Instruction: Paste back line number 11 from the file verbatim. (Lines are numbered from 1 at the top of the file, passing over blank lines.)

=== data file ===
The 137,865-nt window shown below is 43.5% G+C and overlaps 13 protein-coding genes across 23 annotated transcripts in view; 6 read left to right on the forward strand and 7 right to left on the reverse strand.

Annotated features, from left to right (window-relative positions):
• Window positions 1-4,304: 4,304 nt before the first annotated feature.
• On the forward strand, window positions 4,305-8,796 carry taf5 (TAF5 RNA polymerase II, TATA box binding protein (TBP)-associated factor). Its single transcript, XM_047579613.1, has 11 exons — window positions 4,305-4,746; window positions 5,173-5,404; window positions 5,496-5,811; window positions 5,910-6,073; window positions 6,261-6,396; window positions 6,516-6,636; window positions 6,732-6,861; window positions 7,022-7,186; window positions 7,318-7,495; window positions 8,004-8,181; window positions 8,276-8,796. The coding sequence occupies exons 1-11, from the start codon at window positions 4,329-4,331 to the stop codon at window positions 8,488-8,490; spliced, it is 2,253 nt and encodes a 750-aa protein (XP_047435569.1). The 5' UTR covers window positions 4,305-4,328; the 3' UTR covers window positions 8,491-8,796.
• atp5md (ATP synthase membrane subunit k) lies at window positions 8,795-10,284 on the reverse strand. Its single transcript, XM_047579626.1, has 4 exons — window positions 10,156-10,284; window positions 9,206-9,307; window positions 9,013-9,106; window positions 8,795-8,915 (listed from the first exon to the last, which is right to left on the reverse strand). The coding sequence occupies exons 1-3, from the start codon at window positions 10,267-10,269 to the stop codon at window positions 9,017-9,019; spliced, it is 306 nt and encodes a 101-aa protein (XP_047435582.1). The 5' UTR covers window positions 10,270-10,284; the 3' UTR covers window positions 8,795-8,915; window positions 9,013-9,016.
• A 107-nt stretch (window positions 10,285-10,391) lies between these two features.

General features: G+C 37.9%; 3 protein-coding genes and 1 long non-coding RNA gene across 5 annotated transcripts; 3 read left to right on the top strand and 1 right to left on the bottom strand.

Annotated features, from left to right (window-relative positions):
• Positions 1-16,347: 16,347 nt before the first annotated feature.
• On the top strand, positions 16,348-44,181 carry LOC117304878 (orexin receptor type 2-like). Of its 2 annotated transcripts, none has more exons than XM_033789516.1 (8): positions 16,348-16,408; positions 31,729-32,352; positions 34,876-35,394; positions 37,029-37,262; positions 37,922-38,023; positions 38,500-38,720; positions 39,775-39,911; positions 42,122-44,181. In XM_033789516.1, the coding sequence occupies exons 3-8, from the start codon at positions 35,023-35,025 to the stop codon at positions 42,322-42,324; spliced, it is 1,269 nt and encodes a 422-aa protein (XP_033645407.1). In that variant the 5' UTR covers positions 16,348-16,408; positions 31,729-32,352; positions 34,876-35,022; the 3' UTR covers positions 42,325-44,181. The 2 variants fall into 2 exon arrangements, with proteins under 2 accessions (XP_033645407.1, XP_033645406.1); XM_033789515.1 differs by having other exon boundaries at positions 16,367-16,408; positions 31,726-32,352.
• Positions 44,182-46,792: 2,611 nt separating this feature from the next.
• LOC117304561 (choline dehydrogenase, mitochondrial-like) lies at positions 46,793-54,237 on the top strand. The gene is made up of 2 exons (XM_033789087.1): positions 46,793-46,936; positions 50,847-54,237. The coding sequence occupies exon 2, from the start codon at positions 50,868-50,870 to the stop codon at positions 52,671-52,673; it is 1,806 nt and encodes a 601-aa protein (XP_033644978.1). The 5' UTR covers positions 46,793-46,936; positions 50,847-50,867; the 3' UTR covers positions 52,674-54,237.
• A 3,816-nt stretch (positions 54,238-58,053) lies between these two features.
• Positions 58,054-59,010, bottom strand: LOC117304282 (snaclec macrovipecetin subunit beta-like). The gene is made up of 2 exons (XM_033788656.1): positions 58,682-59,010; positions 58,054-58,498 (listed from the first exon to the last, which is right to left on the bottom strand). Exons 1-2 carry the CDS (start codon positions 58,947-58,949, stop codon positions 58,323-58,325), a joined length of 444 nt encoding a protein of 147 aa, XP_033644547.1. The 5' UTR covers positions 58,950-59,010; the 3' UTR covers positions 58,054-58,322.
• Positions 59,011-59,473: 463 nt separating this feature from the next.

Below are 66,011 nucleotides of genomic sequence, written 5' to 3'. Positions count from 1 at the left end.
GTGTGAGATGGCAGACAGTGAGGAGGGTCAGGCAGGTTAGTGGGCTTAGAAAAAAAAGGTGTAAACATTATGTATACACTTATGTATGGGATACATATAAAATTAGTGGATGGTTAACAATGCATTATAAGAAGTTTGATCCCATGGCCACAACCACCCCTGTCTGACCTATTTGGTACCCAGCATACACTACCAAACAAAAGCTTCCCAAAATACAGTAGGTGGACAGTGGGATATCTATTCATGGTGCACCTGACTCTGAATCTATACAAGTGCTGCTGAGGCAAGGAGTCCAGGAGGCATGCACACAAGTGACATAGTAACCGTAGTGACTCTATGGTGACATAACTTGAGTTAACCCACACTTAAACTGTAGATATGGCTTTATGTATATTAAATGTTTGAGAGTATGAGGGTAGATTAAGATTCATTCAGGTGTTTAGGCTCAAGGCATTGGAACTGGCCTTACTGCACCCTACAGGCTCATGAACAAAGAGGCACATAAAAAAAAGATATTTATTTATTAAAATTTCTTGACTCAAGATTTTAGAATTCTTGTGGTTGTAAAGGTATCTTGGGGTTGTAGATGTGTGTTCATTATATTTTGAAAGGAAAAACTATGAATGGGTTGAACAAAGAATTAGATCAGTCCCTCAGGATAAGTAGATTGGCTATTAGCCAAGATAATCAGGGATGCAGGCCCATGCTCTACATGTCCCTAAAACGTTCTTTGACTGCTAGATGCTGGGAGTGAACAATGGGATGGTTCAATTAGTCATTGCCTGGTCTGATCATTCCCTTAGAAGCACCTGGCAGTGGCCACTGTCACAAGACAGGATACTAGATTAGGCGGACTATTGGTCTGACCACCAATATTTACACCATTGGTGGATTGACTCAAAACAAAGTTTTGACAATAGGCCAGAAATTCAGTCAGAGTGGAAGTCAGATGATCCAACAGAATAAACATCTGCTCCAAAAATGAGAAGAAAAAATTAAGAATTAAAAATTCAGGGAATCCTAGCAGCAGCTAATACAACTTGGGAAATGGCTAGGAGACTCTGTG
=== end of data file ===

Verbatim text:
• Positions 44,182-46,792: 2,611 nt separating this feature from the next.